Re: [gthomas] Adam Reconsidered
I think we've reached the point where we're just going to have to agree to
disagree. I do want to clarify one point, however. I had said:
>I hope it's understood that I'm not denying that Thomas presents aTo which you responded:
>sort of androgynous spiritual ideal. I'm just saying that, for
>Thomas, _Jesus_ is the prototype of that ideal, not Adam. As Paul
>might say, Jesus ain't just the greatest son of Adam the world has
>ever seen - he is himself _an entirely new and different Adam_
>(sinless, eternal, and all that).
>See, now you are revealing the illogic that even you must notice: "anYou're not going to be able to convince me of that, since I'm a
>entirely new and different Adam": The same man but different. What? Do
>you not see how this cannot be pinned down by rational thought?
rationalist. I believe that anything can be "pinned down by rational
thought" - even irrationality. Isn't that the basic assumption of
psychiatry and psychology? But if you think otherwise, then what is the
point of even trying to analyze Thomas?
"The same man but different" doesn't really capture the idea of Jesus as
the new Adam. The only sameness is in the fact that both were regarded as
the first of a new species of man. As I see it, Thomas implicitly contrasts
Adam as the first physical man with Jesus as the first "living spirit"
(using the words of Th 114). Adam "tasted death", but Jesus didn't. That's
why there's no talk of the crucifixion - because it's not *physical* death
that Thomas is talking about - it's spiritual death. The (eternally)
"living Jesus" is the one who spoke these words, according to Thomas - not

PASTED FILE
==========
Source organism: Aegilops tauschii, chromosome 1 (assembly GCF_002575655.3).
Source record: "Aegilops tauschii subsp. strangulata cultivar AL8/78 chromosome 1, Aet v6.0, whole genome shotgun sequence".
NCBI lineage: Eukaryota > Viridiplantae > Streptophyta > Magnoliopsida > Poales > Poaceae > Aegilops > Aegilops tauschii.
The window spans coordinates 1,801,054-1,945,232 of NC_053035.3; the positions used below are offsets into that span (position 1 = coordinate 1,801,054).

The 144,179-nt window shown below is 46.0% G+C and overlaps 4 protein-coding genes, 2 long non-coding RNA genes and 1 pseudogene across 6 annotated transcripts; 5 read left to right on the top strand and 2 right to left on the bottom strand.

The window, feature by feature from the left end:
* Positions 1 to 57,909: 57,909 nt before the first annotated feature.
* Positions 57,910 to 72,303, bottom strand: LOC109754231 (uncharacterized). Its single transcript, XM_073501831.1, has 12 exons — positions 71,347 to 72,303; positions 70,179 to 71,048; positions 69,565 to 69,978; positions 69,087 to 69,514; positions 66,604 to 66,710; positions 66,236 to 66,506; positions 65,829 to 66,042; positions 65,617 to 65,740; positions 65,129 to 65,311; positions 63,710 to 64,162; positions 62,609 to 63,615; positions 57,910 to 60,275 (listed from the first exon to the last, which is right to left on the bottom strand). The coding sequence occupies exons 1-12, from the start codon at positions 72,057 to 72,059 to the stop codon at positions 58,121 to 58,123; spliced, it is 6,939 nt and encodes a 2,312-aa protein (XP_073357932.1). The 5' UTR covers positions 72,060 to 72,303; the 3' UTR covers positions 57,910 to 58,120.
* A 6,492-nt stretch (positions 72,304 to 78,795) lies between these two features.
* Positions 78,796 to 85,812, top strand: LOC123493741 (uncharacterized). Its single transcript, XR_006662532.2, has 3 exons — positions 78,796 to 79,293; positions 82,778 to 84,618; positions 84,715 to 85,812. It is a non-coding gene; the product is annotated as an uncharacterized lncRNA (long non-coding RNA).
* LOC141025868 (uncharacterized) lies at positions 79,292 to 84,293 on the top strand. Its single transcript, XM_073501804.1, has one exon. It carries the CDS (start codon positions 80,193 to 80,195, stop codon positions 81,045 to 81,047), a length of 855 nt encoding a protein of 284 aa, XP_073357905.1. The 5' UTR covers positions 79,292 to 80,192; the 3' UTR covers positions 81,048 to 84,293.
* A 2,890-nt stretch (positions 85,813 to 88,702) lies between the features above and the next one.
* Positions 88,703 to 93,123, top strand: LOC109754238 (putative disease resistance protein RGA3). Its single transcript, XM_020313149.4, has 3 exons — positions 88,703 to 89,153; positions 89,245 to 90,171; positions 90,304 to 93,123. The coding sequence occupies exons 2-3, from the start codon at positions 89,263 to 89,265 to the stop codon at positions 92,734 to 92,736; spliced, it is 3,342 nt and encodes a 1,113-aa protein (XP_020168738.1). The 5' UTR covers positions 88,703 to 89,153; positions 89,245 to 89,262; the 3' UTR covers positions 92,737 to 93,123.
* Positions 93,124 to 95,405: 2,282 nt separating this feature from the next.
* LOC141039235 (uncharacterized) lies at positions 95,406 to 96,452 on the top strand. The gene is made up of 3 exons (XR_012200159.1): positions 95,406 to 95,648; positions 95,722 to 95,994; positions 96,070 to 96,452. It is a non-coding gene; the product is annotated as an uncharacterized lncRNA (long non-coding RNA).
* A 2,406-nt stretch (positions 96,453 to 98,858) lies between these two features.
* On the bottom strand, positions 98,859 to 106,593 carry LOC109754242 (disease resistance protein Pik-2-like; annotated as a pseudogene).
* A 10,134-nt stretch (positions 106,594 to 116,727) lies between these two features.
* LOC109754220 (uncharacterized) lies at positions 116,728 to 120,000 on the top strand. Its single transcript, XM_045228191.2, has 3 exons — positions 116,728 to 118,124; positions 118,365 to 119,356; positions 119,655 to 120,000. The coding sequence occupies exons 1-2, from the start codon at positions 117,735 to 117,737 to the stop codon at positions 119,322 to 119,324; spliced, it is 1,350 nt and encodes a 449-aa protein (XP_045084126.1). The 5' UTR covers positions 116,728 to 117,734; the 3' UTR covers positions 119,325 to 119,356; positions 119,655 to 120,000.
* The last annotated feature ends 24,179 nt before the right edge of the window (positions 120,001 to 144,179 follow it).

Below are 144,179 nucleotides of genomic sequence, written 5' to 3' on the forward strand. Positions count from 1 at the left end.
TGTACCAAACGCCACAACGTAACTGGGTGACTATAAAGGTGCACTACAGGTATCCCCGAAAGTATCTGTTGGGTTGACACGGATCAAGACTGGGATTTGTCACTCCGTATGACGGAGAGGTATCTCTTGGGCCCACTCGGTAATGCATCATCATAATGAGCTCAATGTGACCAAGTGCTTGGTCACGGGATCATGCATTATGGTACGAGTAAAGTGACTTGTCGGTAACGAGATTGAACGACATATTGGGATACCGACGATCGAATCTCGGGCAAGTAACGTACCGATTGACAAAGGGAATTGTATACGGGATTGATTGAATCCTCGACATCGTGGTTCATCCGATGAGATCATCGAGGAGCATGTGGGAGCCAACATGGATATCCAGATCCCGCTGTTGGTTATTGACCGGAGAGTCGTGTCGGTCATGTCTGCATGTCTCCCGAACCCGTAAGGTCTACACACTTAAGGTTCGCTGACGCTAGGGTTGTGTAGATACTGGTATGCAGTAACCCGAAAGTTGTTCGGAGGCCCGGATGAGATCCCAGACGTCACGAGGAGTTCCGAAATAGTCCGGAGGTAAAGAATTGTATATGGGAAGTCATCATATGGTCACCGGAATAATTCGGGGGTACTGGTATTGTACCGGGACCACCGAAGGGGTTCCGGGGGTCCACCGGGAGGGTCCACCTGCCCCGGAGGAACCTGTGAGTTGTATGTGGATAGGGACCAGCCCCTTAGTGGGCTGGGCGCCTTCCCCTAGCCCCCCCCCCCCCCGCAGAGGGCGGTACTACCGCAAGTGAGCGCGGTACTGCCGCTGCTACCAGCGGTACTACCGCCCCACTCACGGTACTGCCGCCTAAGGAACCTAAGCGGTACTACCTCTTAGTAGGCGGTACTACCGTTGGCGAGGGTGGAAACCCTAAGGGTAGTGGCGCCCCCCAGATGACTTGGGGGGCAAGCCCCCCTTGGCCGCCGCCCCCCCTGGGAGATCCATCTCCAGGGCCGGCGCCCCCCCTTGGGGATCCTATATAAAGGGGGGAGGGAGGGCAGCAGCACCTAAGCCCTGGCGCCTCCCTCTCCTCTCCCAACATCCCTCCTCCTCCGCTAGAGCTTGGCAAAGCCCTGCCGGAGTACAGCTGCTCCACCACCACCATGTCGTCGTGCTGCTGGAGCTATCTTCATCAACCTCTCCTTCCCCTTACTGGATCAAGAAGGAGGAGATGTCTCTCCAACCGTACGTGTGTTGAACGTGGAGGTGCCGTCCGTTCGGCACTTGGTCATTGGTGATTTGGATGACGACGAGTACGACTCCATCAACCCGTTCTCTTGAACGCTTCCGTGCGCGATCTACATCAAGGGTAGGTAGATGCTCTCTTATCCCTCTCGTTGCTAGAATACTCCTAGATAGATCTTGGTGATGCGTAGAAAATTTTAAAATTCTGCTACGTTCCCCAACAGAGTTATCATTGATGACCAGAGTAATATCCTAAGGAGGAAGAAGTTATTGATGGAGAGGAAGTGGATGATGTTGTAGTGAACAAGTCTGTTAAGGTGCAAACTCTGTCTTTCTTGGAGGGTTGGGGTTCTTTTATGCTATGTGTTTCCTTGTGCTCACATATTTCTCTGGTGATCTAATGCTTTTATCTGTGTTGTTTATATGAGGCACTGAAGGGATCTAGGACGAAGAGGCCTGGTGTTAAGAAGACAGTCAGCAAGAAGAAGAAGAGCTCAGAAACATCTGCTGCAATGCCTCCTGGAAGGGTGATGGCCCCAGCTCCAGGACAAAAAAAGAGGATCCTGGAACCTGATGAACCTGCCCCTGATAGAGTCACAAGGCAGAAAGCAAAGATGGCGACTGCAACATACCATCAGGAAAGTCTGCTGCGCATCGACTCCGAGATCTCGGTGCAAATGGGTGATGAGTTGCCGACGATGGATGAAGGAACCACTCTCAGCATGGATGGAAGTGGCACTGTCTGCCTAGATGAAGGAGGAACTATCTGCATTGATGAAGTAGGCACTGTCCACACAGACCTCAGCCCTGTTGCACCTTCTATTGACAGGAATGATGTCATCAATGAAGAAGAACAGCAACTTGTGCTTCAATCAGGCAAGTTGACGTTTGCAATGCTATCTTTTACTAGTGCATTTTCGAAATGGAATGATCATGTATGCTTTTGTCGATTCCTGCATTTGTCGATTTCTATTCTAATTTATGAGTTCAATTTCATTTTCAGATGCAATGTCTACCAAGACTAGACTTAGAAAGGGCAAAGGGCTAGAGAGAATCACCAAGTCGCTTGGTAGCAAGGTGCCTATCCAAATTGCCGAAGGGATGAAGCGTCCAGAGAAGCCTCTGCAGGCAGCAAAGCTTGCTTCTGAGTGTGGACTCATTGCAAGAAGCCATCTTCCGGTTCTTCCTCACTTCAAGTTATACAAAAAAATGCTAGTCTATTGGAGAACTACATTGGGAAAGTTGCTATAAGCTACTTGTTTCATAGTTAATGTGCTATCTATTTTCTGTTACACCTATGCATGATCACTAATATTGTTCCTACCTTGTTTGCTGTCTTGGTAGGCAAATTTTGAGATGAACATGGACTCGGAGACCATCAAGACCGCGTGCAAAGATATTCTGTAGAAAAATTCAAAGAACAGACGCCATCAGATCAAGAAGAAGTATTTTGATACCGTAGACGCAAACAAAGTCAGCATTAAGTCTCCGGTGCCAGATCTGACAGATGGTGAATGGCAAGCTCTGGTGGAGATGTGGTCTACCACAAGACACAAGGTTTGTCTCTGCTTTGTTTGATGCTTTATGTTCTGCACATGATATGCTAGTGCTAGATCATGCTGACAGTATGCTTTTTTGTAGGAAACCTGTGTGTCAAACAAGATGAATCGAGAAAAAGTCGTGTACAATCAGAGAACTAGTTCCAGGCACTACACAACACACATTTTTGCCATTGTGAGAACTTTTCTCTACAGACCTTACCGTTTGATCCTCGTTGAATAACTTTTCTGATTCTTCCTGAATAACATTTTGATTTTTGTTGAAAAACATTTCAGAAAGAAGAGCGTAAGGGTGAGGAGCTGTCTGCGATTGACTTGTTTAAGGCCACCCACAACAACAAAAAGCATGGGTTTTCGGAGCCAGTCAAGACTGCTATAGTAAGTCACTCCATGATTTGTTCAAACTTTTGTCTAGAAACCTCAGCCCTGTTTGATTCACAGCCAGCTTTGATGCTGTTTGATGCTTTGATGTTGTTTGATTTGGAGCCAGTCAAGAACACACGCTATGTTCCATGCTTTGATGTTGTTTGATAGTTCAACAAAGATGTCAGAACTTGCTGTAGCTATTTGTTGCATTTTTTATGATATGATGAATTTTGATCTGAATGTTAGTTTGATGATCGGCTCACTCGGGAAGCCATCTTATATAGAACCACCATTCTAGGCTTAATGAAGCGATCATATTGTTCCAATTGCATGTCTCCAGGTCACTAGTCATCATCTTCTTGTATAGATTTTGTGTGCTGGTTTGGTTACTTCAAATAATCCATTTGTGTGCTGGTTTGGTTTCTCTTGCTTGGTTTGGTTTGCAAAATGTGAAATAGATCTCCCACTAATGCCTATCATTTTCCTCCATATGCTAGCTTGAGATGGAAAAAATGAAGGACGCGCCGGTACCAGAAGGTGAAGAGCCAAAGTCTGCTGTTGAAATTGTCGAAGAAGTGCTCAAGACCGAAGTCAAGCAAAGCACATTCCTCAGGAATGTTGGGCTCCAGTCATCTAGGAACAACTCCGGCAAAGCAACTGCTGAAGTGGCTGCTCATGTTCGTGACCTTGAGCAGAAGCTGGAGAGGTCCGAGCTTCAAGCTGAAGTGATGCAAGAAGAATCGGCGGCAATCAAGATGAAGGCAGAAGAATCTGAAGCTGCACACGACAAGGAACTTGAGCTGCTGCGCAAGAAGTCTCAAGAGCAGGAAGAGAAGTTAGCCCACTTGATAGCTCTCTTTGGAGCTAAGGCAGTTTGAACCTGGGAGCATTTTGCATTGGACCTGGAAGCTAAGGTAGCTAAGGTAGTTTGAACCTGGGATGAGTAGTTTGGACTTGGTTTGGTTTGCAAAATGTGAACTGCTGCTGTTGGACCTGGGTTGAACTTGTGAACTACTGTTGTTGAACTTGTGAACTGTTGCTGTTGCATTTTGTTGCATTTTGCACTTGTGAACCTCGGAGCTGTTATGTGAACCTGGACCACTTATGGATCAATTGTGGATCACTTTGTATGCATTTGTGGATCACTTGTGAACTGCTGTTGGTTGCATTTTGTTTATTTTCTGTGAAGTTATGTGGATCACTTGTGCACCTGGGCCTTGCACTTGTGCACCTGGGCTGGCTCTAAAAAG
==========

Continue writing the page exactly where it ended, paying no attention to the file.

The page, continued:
the man who was crucified, died, and was buried.
Adam is the worldly man of sin; Jesus is the spiritual sinless man - and so
is Thomas, and anyone else who follows in this path. "Sinless" in the sense
that, like a child of seven days (i.e., an uncircumcized child literally, a
"child of creation" metaphorically), he's unaware of the difference between
good and evil - which makes him innocent of any knowledge of the world. In
other words, he doesn't eat of the fruit of that tree that Adam ate of.
When Adam ate of that tree, he entered the world - the world of sin and
death. By refusing to eat of that tree, one returns to the spiritual world
of sinlessness and eternal life. (According to Thomas)
Anyway, that's my take on it. If you want to differentiate the pre-sin Adam
from the post-sin Adam (or the about-to-sin Adam), that's fine, but I don't
see that Thomas was thinking that way. Maybe, as I said before, they just
didn't think it through very carefully. If they had, they might have
considered the pre-sin Adam as an ideal. But then, again, there was no
reason for them to do that, since they already had Jesus as their ideal.
*Other folks* might have believed that man can't possibly emulate Jesus,
because of his divine nature, therefore pre-sin Adam must be the ideal man.
But as you know, Thomas believed that man *can* emulate Jesus, so pre-sin
Adam wasn't all that important to them.
The Coptic Gospel of Thomas, saying-by-saying